• a couple of times it was pretty hard to get information on how to do something with Jison so we had to fall back to reading it's source code to figure things out
  • it didn't feel like the right tool for the job

We however did pick up some ideas from trying it out and I believe it made the custom parser we came up with that much better. We wrote a parser that's fairly small, fast and easy to read, expand and fix - which is ultimately what we needed.

I still think Jison is a great tool but it just wasn't a very good fit four for our needs. If you're considering using it, perhaps try it out on a smaller subset of features of your language first and see how you like it before committing to it. You can always go back to writing something custom after you tried it out.

I also recommend you read this very good parser generators vs custom parsers SO thread with pros and cons for both sides.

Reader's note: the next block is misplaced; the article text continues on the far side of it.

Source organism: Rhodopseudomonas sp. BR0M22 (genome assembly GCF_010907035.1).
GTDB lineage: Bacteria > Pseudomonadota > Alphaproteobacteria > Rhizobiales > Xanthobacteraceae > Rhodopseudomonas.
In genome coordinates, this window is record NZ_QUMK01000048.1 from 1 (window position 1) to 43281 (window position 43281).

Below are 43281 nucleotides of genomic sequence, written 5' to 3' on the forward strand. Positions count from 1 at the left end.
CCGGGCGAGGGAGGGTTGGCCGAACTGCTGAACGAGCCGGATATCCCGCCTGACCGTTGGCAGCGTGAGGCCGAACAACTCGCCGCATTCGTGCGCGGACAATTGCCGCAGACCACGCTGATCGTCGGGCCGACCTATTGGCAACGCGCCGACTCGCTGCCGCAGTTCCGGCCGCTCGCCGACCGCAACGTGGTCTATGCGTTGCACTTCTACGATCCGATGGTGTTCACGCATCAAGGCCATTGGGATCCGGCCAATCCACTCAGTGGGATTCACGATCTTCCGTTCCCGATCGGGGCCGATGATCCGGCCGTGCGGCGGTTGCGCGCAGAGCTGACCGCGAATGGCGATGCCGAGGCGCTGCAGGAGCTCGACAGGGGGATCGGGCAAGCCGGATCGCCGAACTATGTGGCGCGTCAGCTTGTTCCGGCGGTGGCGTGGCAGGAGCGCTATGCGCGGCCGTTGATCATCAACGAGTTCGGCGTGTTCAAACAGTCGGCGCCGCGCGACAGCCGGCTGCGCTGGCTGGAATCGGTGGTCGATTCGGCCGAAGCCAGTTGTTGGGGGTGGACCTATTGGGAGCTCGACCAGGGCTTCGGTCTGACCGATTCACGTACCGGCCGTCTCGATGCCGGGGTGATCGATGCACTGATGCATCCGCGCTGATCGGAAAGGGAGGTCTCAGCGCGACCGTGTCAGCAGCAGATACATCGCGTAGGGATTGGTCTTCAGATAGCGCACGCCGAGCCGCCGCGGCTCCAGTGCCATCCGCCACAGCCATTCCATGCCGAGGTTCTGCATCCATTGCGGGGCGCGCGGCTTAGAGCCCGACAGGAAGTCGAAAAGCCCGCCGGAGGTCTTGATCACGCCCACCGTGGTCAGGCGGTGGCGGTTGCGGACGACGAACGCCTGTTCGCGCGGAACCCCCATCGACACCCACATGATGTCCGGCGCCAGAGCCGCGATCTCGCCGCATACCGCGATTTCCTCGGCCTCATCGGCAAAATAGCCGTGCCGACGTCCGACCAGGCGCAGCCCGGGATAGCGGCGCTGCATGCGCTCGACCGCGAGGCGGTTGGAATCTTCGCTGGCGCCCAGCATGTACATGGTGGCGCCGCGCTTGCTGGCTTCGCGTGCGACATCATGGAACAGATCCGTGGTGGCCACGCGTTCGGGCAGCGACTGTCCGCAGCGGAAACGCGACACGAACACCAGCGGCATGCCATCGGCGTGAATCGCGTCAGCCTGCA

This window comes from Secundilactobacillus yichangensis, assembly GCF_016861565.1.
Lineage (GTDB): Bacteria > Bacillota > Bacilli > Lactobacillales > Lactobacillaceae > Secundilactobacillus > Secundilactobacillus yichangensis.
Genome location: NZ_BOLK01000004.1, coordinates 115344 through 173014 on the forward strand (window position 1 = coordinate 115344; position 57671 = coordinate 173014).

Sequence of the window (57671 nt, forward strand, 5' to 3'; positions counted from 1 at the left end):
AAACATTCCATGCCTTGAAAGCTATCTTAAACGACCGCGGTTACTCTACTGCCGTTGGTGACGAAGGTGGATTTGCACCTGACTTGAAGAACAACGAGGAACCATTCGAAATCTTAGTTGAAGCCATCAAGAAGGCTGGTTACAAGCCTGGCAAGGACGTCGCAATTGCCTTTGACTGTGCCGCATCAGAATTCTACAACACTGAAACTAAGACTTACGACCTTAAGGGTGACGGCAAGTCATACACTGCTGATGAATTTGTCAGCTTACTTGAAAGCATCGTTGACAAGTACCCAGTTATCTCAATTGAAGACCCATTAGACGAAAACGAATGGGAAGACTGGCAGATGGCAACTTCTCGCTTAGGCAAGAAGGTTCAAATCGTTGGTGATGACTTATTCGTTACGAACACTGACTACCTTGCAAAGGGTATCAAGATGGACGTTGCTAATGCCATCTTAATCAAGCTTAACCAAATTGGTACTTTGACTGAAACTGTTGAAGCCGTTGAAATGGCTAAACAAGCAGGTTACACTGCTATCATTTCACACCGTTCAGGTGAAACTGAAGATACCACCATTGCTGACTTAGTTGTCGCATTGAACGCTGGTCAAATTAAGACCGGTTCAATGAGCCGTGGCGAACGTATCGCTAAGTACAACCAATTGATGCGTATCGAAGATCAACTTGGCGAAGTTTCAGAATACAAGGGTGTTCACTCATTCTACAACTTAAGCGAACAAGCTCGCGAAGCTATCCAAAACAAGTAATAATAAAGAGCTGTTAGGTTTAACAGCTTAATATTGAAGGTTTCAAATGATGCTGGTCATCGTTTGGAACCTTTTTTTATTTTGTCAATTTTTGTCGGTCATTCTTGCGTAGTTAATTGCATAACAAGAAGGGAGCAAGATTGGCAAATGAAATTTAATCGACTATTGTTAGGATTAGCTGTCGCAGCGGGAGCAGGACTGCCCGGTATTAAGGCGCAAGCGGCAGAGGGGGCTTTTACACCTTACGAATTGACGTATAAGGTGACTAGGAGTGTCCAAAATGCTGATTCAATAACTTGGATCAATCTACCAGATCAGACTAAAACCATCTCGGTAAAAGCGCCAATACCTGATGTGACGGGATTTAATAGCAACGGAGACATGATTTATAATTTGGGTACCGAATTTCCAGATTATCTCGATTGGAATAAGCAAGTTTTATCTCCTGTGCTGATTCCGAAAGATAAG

Hope this helped!


Should you use Angular2 in production?

Recently we had a small debate about Angular2 and what the benefits and pitfalls of using it for a project right now would be. In the end Fabrizio and I came up with a short list of pros and cons.

Pros

  • Typescript will force developers to write better code.
  • Angular2 should be faster than the Angular1.
  • It is best not to invest in a framework if it is to be shortly discontinued.
  • You will be one of the Angular2 pioneers.
  • The development process will be very strict and it will require a good knowledge of the project.
  • Localization of application will be easier with the implementation of the shadowDom.